John Kelly: I've never had the "pleasure" of encountering this fellow, though Marc Fisher did a column on him. (It sounds like he moves on pretty quickly from car to car. (The hymn-singer, not Fisher.) But I find Metro singers annoying, and in fact did a column on one.

You could mention him to a Transit cop if you see one. I don't know if it warrants hitting the intercomm button.

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washingtonpost.com: Marc Fisher column:
A Lone Voice Of Joyfulness Riding Among Us (Post, Dec. 25, 2000) John Kelly: Here's Fisher's column, from four years ago.

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washingtonpost.com: Tales From the Metro (Post, April 6) John Kelly: And mine from last April.

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Washington, D.C.: I loved that old wax museum! As a little boy, I cried when it was moved to Minneapolis in the early '60s. They opened another one, never quite as special, but then that one was moved down to Texas in '71 or so. I keep hoping that someone will bring a wax museum back to DC, but heck, even if they tried, the Council would just foul it up.

John Kelly: There's the Great Blacks in Wax Museum in Baltimore, if you MUST have wax. I've never been to Madame Tussaud's. What is our attraction to simulacra? Besides the obvious one, which is that it's fun to say "simulacra"? (And even more fun to say "simulacrum.")

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John Kelly: sigmoidoscope.

Sorry, I was just looking up the correct spelling of "simulacrum" in my dictionary and that jumped out at me.

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Fredericksburg, Va.: How much is Peter Angelos contributing to The Cropp for Mayor Campaign?

John Kelly: Wouldn't it be great to find some canceled checks to that effect?

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Maryland: The next time you are Philadelphia, drop by the Mutter Museum. They have a collection of objects removed from digestive systems. It is quite fascinating and somewhat disturbing. I love that place.

Mutter Museum

John Kelly: Forget the Liberty Bell. Hair balls and ingrown toenails!

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Gaithersburg, Md.: John,

I once saw a lady who swallowed a plastic fork (no kidding). She was at a picnic and had an itch at the back of her throat ... you can probably figure the rest out. Anywho, since plastic forks down show up on an X-Ray, off to the O.R. she went. Moral of the story: if you're going to swallow a fork, make sure it's metal.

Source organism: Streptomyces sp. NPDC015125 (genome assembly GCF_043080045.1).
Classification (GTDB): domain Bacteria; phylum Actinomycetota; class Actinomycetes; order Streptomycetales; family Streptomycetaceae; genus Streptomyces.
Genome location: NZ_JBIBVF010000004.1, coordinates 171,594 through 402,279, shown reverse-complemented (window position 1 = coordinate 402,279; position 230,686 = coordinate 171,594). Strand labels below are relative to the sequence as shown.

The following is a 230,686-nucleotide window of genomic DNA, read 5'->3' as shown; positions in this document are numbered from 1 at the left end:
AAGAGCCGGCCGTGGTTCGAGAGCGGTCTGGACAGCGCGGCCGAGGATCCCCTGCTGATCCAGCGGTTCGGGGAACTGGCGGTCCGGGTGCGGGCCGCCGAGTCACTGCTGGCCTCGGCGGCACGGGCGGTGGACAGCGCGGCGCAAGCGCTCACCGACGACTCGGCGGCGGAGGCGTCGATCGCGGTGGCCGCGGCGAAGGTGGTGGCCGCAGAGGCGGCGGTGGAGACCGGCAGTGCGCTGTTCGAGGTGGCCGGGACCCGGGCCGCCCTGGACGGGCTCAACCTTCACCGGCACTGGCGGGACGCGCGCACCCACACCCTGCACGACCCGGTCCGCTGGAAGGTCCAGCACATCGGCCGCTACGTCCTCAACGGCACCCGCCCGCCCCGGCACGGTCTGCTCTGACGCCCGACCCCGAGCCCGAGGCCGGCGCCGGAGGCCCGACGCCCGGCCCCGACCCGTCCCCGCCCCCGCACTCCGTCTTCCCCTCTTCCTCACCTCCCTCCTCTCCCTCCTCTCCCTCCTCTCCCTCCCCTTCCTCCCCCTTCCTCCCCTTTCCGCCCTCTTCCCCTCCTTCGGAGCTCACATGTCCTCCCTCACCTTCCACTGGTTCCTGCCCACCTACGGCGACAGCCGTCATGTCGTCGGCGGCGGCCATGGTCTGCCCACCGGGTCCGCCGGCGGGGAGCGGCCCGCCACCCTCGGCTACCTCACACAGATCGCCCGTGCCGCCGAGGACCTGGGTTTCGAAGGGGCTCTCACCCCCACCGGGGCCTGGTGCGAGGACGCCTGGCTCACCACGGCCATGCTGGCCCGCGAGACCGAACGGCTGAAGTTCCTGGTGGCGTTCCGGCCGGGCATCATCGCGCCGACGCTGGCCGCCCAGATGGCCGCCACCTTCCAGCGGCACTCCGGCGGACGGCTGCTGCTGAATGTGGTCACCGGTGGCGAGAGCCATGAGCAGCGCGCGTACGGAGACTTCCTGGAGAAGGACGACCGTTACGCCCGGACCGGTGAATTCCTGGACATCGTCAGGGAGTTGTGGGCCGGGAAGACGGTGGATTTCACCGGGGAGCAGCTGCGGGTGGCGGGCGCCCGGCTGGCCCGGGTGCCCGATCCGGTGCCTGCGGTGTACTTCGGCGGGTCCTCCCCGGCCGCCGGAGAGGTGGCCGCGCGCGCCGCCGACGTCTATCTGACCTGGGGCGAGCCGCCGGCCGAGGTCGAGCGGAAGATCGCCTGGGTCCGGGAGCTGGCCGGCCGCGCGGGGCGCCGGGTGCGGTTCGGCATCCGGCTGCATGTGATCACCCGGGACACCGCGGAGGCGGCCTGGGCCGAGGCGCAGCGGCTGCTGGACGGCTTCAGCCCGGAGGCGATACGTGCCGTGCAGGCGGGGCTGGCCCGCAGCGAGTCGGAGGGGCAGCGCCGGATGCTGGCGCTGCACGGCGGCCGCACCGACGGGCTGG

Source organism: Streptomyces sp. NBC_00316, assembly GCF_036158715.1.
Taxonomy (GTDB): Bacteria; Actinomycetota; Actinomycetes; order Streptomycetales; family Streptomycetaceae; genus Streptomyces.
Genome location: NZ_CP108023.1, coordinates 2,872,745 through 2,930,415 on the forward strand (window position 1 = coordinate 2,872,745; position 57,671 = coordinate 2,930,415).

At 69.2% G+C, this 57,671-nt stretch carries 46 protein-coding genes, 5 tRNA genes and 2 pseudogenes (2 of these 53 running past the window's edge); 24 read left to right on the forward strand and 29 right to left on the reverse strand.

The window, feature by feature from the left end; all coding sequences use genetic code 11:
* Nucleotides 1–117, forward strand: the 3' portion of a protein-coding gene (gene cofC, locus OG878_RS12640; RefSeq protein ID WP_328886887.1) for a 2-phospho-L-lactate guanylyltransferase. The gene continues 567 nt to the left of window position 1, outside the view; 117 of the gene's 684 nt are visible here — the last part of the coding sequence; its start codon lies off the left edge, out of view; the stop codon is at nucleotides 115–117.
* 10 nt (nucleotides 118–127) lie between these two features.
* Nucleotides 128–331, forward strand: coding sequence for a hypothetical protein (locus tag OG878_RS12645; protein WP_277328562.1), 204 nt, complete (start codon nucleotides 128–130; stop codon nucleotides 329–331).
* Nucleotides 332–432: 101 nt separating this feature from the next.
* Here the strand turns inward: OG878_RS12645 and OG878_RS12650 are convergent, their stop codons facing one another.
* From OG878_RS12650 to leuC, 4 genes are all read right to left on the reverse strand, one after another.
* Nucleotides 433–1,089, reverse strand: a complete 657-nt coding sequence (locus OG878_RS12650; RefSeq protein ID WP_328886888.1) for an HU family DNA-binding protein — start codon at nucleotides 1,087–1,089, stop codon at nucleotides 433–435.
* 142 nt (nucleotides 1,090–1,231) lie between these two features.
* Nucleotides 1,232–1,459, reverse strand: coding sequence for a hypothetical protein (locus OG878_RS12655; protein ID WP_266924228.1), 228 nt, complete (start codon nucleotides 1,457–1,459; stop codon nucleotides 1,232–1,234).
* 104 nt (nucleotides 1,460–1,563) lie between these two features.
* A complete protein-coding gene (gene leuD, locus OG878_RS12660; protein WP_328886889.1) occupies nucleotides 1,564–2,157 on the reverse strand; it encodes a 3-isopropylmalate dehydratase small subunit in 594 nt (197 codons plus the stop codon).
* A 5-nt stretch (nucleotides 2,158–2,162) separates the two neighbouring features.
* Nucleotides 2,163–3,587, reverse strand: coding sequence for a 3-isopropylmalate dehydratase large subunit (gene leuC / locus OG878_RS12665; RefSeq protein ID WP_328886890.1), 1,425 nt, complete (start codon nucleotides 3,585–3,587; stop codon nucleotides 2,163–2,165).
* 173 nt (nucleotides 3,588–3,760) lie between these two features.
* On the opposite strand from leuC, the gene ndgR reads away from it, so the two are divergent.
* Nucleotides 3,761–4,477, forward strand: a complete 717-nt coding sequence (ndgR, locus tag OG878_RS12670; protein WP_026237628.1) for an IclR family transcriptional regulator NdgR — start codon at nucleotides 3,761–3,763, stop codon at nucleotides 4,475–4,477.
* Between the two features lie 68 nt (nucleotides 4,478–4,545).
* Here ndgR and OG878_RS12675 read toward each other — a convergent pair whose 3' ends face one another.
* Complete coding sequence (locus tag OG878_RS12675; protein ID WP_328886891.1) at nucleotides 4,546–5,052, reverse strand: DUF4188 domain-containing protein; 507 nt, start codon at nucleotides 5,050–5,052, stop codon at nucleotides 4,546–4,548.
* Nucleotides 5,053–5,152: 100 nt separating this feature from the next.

John Kelly: Man that's gross. Wasn't there a shish-kabob skewer around somewhere she could have used?

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Crystal City, Va.: I quite enjoyed ridING Metro on someone elses dime. I am thinkING of spendING my saved metro money for a holiday present. I think buyING something for someone else is nice. Sorry... I'm having trouble typING.

John Kelly: And you win the product placement award, you INGrate.

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Alexandria, Va.: Have you, or do you know of anyone, who has ridden to every stop along the metro? How long do you think it would take?

John Kelly: I have not, though I would like to. Others have, and we've written about them before in The Post. (I think Lyndsey Layton did a story.) There are even trainspotters who want to record seeing every single train car. I hope to penetrate their cabalistic world sometime.

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Anonymous: You should, as should everyone else, give that $2.35 to the Children's Hospital fund raiser....heck, round it up to $5!

Why didn't you think of that?

John Kelly: Oh, heck, round it up to $50.

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Waldorf, Md.: I saw to my amazement that they're already putting up the bleachers for the inaugural parade. Isn't it 5 weeks away? Aren't the sidewalks on Pennsylvania Avenue crowded enough?! Wouldn't it make more sense to wait until the second week of January or something.

Maybe it has something to do with the weather...

John Kelly: I'm sure the timeline was planned 8 years ago and they're just following orders. Weather might be a reason. It's like when you think you've got weeks to rake the leaves then it rains for the last weekend. Make bleachers when the sun shines.

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Silver Spring, Md.: Laef Guy here -- Oh, He smote me big time, just not about the leaves.

John Kelly: For those unfamiliar with this poster, he is a fellow locked in a personal struggle with God.

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Alexandria, Va.: I commute back and forth along the Fairfax County parkway every day in my car. Why are there no buses on the parkway. Many of us in Springfield would love to take an express bus on the parkway that goes directly to the Reston town center.

Is such a bus something that Jim Moran, whose district includes both Springfield and Reston, should support?

Why do the politicians not want buses on the Fairfax County parkway?

John Kelly: I confess I don't know the particulars of this situation. Anyone else out there have any intelligence? It would make sense to me to offer a reguarly scheduled bus on what I assume would be a well-traveled route. I had lunch last week with a guy who takes the bus from HAGERSTOWN every day. Why not Springfield to Reston?

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Burke, Va.: Eagerly looking forward to Linda Cropp putting forth legislation to tax businesses and use the proceeds toward education, roads, housing etc. Everyone says that would be a better use of the stadium money, but I doubt she'll be the one to actually make that happen.

John Kelly: But the thing...the thing of it...But the thing of it is...

(Sorry. That's my David Mamet impersonation.)

The thing of it is, there is NO MONEY THAT WAS GOING TO SPENT ON SOMETHING ELSE. Money wasn't going to be taken from sick babies to build a stadium. Businesses were going to be taxes (there's that word) to build the stadium. I'll go out on a limb here and say that even if baseball takes a walk, DC's schools and roads won't get appreciably better anytime soon.